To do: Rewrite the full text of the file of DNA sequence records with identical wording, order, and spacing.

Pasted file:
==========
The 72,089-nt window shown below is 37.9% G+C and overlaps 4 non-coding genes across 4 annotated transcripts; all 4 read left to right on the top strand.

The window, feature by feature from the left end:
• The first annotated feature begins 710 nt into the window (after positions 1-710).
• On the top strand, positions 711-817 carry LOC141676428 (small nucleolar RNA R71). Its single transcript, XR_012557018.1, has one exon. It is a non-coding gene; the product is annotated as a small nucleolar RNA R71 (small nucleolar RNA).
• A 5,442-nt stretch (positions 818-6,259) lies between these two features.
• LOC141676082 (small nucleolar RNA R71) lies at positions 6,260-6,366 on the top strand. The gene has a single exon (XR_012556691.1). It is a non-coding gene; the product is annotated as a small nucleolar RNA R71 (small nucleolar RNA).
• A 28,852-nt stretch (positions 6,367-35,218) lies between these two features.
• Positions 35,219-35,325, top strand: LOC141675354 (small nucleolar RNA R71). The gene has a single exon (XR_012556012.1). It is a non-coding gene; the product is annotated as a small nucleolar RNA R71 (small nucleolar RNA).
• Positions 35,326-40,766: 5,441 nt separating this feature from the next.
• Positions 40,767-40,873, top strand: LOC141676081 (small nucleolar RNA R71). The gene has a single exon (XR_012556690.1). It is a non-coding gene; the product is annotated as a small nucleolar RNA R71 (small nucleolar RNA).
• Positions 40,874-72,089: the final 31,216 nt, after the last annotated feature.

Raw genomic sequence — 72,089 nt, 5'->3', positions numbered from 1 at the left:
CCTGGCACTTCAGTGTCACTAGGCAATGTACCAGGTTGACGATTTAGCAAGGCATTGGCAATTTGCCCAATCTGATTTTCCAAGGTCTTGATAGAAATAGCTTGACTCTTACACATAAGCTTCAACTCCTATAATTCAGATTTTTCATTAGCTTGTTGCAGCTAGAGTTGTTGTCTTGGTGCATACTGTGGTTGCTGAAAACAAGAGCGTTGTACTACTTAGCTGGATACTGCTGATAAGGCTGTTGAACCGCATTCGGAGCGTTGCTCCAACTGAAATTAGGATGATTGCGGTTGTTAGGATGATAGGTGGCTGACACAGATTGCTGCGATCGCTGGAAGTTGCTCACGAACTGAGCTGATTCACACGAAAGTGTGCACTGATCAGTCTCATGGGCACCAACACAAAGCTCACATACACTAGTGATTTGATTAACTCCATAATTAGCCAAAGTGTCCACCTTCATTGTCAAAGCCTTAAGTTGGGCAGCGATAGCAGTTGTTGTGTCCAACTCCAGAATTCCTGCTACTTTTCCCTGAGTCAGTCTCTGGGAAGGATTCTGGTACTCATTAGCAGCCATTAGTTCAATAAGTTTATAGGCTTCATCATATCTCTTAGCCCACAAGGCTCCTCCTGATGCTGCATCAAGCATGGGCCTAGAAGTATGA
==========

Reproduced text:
The 72,089-nt window shown below is 37.9% G+C and overlaps 4 non-coding genes across 4 annotated transcripts; all 4 read left to right on the top strand.

The window, feature by feature from the left end:
• The first annotated feature begins 710 nt into the window (after positions 1-710).
• On the top strand, positions 711-817 carry LOC141676428 (small nucleolar RNA R71). Its single transcript, XR_012557018.1, has one exon. It is a non-coding gene; the product is annotated as a small nucleolar RNA R71 (small nucleolar RNA).
• A 5,442-nt stretch (positions 818-6,259) lies between these two features.
• LOC141676082 (small nucleolar RNA R71) lies at positions 6,260-6,366 on the top strand. The gene has a single exon (XR_012556691.1). It is a non-coding gene; the product is annotated as a small nucleolar RNA R71 (small nucleolar RNA).
• A 28,852-nt stretch (positions 6,367-35,218) lies between these two features.
• Positions 35,219-35,325, top strand: LOC141675354 (small nucleolar RNA R71). The gene has a single exon (XR_012556012.1). It is a non-coding gene; the product is annotated as a small nucleolar RNA R71 (small nucleolar RNA).
• Positions 35,326-40,766: 5,441 nt separating this feature from the next.
• Positions 40,767-40,873, top strand: LOC141676081 (small nucleolar RNA R71). The gene has a single exon (XR_012556690.1). It is a non-coding gene; the product is annotated as a small nucleolar RNA R71 (small nucleolar RNA).
• Positions 40,874-72,089: the final 31,216 nt, after the last annotated feature.

Raw genomic sequence — 72,089 nt, 5'->3', positions numbered from 1 at the left:
CCTGGCACTTCAGTGTCACTAGGCAATGTACCAGGTTGACGATTTAGCAAGGCATTGGCAATTTGCCCAATCTGATTTTCCAAGGTCTTGATAGAAATAGCTTGACTCTTACACATAAGCTTCAACTCCTATAATTCAGATTTTTCATTAGCTTGTTGCAGCTAGAGTTGTTGTCTTGGTGCATACTGTGGTTGCTGAAAACAAGAGCGTTGTACTACTTAGCTGGATACTGCTGATAAGGCTGTTGAACCGCATTCGGAGCGTTGCTCCAACTGAAATTAGGATGATTGCGGTTGTTAGGATGATAGGTGGCTGACACAGATTGCTGCGATCGCTGGAAGTTGCTCACGAACTGAGCTGATTCACACGAAAGTGTGCACTGATCAGTCTCATGGGCACCAACACAAAGCTCACATACACTAGTGATTTGATTAACTCCATAATTAGCCAAAGTGTCCACCTTCATTGTCAAAGCCTTAAGTTGGGCAGCGATAGCAGTTGTTGTGTCCAACTCCAGAATTCCTGCTACTTTTCCCTGAGTCAGTCTCTGGGAAGGATTCTGGTACTCATTAGCAGCCATTAGTTCAATAAGTTTATAGGCTTCATCATATCTCTTAGCCCACAAGGCTCCTCCTGATGCTGCATCAAGCATGGGCCTAGAAGTATGA